Read-Only Memory (EEPROM), magnetic or optical cards, flash memory, or a tangible, machine-readable storage used in the transmission of information over the Internet via electrical, optical, acoustical or other forms of propagated signals (e.g., carrier waves, infrared signals, digital signals, etc.). Accordingly, the computer-readable medium includes any type of tangible machine-readable medium suitable for storing or transmitting electronic instructions or information in a form readable by a machine (e.g., a computer).

[0105] A module as used herein refers to any combination of hardware, software, and/or firmware. As an example, a module includes hardware, such as a micro-controller, associated with a non-transitory medium to store code adapted to be executed by the micro-controller.

Therefore, reference to a module, in one embodiment, refers to the hardware, which is specifically configured to recognize and/or execute the code to be held on a non-transitory medium. Furthermore, in another embodiment, use of a module refers to the non-transitory medium including the code, which is specifically adapted to be executed by the

microcontroller to perform predetermined operations. And as can be inferred, in yet another embodiment, the term module (in this example) may refer to the combination of the microcontroller and the non-transitory medium. Often module boundaries that are illustrated as separate commonly vary and potentially overlap. For example, a first and a second module may share hardware, software, firmware, or a combination thereof, while potentially retaining some independent hardware, software, or firmware. In one embodiment, use of the term logic includes hardware, such as transistors, registers, or other hardware, such as programmable logic devices.

[0106] Use of the phrase 'configured to,' in one embodiment, refers to arranging, putting together, manufacturing, offering to sell, importing and/or designing an apparatus, hardware, logic, or element to perform a designated or determined task. In this example, an apparatus or element thereof that is not operating is still 'configured to' perform a designated task if it is designed, coupled, and/or interconnected to perform said designated task. As a purely illustrative example, a logic gate may provide a 0 or a 1 during operation. But a logic gate 'configured to' provide an enable signal to a clock does not include every potential logic gate that may provide a 1 or 0. Instead, the logic gate is one coupled in some manner that during operation the 1 or 0 output is to enable the clock. Note once again that use of the term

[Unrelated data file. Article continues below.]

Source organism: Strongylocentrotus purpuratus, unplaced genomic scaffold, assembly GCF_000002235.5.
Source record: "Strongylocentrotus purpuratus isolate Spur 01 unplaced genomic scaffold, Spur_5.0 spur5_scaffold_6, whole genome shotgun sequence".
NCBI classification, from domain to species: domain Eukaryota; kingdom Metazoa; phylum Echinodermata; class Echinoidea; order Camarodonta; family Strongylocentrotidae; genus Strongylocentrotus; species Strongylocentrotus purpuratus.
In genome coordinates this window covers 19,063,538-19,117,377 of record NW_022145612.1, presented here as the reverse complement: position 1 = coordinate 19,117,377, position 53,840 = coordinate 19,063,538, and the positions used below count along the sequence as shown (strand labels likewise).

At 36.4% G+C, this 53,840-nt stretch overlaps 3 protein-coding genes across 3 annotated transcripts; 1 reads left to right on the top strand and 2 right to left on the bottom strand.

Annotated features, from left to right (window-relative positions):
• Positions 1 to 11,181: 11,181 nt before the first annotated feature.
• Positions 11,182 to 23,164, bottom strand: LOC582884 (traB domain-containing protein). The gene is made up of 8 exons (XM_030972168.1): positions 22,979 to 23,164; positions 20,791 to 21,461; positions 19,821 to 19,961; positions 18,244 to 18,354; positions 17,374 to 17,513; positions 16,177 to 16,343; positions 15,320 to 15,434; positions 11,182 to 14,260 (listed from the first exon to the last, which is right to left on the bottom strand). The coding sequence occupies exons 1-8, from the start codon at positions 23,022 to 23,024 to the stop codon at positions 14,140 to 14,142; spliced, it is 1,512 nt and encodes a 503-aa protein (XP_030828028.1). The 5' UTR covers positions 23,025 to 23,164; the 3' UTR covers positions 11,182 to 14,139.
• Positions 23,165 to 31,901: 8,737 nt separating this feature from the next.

'configured to' does not require operation, but instead focuses on the latent state of an apparatus, hardware, and/or element, where in the latent state the apparatus, hardware, and/or element is designed to perform a particular task when the apparatus, hardware, and/or element is operating.

[0107] Furthermore, use of the phrases 'to,' 'capable of/to,' and or 'operable to,' in one embodiment, refers to some apparatus, logic, hardware, and/or element designed in such a way to enable use of the apparatus, logic, hardware, and/or element in a specified manner. Note as above that use of to, capable to, or operable to, in one embodiment, refers to the latent state of an apparatus, logic, hardware, and/or element, where the apparatus, logic, hardware, and/or element is not operating but is designed in such a manner to enable use of an apparatus in a specified manner.